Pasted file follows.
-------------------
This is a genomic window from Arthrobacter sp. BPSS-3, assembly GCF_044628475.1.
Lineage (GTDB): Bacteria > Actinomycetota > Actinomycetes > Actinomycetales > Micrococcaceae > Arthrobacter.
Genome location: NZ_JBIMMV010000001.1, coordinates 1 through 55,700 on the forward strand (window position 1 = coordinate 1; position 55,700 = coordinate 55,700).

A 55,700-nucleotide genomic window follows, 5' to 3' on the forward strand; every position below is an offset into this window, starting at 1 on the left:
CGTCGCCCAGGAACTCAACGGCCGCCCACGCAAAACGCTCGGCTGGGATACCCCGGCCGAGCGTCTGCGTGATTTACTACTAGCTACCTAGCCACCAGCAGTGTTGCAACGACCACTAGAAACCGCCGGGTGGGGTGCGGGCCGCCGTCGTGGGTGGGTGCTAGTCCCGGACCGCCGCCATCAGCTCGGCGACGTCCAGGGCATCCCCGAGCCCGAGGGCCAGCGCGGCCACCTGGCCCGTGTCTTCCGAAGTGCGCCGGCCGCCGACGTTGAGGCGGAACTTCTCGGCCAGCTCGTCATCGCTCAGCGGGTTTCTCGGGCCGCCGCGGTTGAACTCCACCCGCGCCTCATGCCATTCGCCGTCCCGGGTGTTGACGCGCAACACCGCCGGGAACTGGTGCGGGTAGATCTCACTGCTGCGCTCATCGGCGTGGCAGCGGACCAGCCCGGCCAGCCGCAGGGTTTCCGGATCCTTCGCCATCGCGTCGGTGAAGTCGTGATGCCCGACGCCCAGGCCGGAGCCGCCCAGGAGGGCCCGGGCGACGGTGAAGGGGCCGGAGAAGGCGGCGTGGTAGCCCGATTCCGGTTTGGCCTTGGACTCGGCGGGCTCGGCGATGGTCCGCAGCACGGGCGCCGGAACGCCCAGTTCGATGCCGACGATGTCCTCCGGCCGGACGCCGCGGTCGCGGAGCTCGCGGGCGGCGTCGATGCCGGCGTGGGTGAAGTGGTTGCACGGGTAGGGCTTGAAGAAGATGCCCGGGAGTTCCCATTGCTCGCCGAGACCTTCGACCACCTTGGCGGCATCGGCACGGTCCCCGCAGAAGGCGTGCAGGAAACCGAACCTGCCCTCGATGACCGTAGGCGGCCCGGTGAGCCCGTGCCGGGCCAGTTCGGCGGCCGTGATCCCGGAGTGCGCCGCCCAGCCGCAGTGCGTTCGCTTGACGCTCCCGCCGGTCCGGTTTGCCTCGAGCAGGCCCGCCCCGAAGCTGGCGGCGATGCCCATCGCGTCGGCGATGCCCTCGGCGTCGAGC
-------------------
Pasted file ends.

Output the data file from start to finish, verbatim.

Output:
This is a genomic window from Arthrobacter sp. BPSS-3, assembly GCF_044628475.1.
Lineage (GTDB): Bacteria > Actinomycetota > Actinomycetes > Actinomycetales > Micrococcaceae > Arthrobacter.
Genome location: NZ_JBIMMV010000001.1, coordinates 1 through 55,700 on the forward strand (window position 1 = coordinate 1; position 55,700 = coordinate 55,700).

A 55,700-nucleotide genomic window follows, 5' to 3' on the forward strand; every position below is an offset into this window, starting at 1 on the left:
CGTCGCCCAGGAACTCAACGGCCGCCCACGCAAAACGCTCGGCTGGGATACCCCGGCCGAGCGTCTGCGTGATTTACTACTAGCTACCTAGCCACCAGCAGTGTTGCAACGACCACTAGAAACCGCCGGGTGGGGTGCGGGCCGCCGTCGTGGGTGGGTGCTAGTCCCGGACCGCCGCCATCAGCTCGGCGACGTCCAGGGCATCCCCGAGCCCGAGGGCCAGCGCGGCCACCTGGCCCGTGTCTTCCGAAGTGCGCCGGCCGCCGACGTTGAGGCGGAACTTCTCGGCCAGCTCGTCATCGCTCAGCGGGTTTCTCGGGCCGCCGCGGTTGAACTCCACCCGCGCCTCATGCCATTCGCCGTCCCGGGTGTTGACGCGCAACACCGCCGGGAACTGGTGCGGGTAGATCTCACTGCTGCGCTCATCGGCGTGGCAGCGGACCAGCCCGGCCAGCCGCAGGGTTTCCGGATCCTTCGCCATCGCGTCGGTGAAGTCGTGATGCCCGACGCCCAGGCCGGAGCCGCCCAGGAGGGCCCGGGCGACGGTGAAGGGGCCGGAGAAGGCGGCGTGGTAGCCCGATTCCGGTTTGGCCTTGGACTCGGCGGGCTCGGCGATGGTCCGCAGCACGGGCGCCGGAACGCCCAGTTCGATGCCGACGATGTCCTCCGGCCGGACGCCGCGGTCGCGGAGCTCGCGGGCGGCGTCGATGCCGGCGTGGGTGAAGTGGTTGCACGGGTAGGGCTTGAAGAAGATGCCCGGGAGTTCCCATTGCTCGCCGAGACCTTCGACCACCTTGGCGGCATCGGCACGGTCCCCGCAGAAGGCGTGCAGGAAACCGAACCTGCCCTCGATGACCGTAGGCGGCCCGGTGAGCCCGTGCCGGGCCAGTTCGGCGGCCGTGATCCCGGAGTGCGCCGCCCAGCCGCAGTGCGTTCGCTTGACGCTCCCGCCGGTCCGGTTTGCCTCGAGCAGGCCCGCCCCGAAGCTGGCGGCGATGCCCATCGCGTCGGCGATGCCCTCGGCGTCGAGC